Southern Africa Drought #4

Widespread rain and flooding and frequent severe storm warnings can lead to the conclusion that the Southern Africa drought is rapidly coming to an end. This is however not necessarily the case especially in the winter rainfall areas of the country. The following table  indicating current dam levels as a % of full capacity illustrates this:

 Capacity       30.1.17     30.1.16
            Dam    million m3           %          %
Sterkfontein        2 617            87            87
Vaal        2 604            63            53
Bloemhof        1 240            35            22
Vanderkloof        3 171            53            66
Gariep        5 196            52            49
Free State total       15 971            57            55
Theewaterskloof           479            34            51
W Cape total        1 853            38            46
Pongolapoort        2 267            38            48
kZN total        4 669            47            54
E Cape total        1 826            58            74
Limpopo total        1 508            64            62
Katse / Mohale (Lesotho)        2 376            45            47
Mpumalanga total        2 520            66            62
Total RSA and Lesotho       31 913            55            56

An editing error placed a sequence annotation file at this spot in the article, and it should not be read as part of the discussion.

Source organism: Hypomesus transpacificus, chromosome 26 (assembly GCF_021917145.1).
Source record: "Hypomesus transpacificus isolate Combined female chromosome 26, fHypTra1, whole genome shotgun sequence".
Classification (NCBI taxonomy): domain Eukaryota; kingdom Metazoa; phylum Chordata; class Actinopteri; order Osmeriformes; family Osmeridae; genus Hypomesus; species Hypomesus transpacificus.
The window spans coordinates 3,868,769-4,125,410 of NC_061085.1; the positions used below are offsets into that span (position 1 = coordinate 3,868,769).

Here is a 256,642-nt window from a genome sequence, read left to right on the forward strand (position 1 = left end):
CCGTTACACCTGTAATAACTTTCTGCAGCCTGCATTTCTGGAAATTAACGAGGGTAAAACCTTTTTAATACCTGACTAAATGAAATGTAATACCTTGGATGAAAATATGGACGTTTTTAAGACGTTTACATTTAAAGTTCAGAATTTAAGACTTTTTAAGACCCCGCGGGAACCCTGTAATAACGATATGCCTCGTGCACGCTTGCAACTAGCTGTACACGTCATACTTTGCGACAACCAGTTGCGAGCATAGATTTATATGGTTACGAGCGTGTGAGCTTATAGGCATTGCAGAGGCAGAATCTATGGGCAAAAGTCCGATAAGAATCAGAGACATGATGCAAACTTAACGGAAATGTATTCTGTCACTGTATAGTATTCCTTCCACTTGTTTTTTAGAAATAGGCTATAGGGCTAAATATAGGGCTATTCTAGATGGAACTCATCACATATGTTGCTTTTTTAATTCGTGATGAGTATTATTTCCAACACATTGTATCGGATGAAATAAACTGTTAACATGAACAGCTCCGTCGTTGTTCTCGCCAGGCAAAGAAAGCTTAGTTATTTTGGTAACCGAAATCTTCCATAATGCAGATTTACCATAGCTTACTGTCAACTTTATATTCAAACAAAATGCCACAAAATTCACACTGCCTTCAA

The overall 1% point reduction in levels indicates how little the recent rains have improved the situation on a year on year basis. Free State dams, representing half the region’s capacity, improved by 2% points, pointing to a grim position in much of the rest of the region. Of greatest concern is the Western Cape whose topography and rainfall patterns do not lend themselves to major dams. Its largest dam, Theewaterskloof, has suffered a one third drop in reserves in the last 12 months and a further drop of this amount in the coming months would leave it dangerously close to the “Absolute Minimum Level”. The Eastern Cape and kZN are also struggling despite the impression given by daily weather forecasts that they should be receiving good rains. [Source: Dept of Water Affairs]

Adding to the concern that the drought may not be at an end, The International Research Institute for Climate and Society at Columbia University’s Earth Institute predicts that the current tropical Pacific sea surface temperature anomaly of close to -0.5°C, which is the threshold for a weak La Niña, is likely to trend back fairly quickly to a zero number such that by the middle of the year the probability of an El Niño phenomenon outweighs that of a La Niña, although a close to neutral position is assigned the highest probability for most of the year. For the next six months the likelihood is for higher than normal temperatures over most of the region and indeed over most of Africa though this is said to be less likely over the SW Cape Province.

The rainfall in our location in Gauteng Province has been particularly good but noticeably patchy.

2016/17 2015/16
mm mm
July 23 8
Aug 0 1
Sept 13 32
Oct 73 30
Nov 213 89
Dec 169 105
Jan 186 218
 Total 677 483

Looking back over the years, the last time I recorded higher July to January totals was in 2009/10 and before that 1998/99. The late ’90s were particularly wet with the only years over the last 40 to have higher than 1916’s 213 mm in November being 1995, 1997 and 1998. 64% of November 2016’s rain was over the 9th to 11th.

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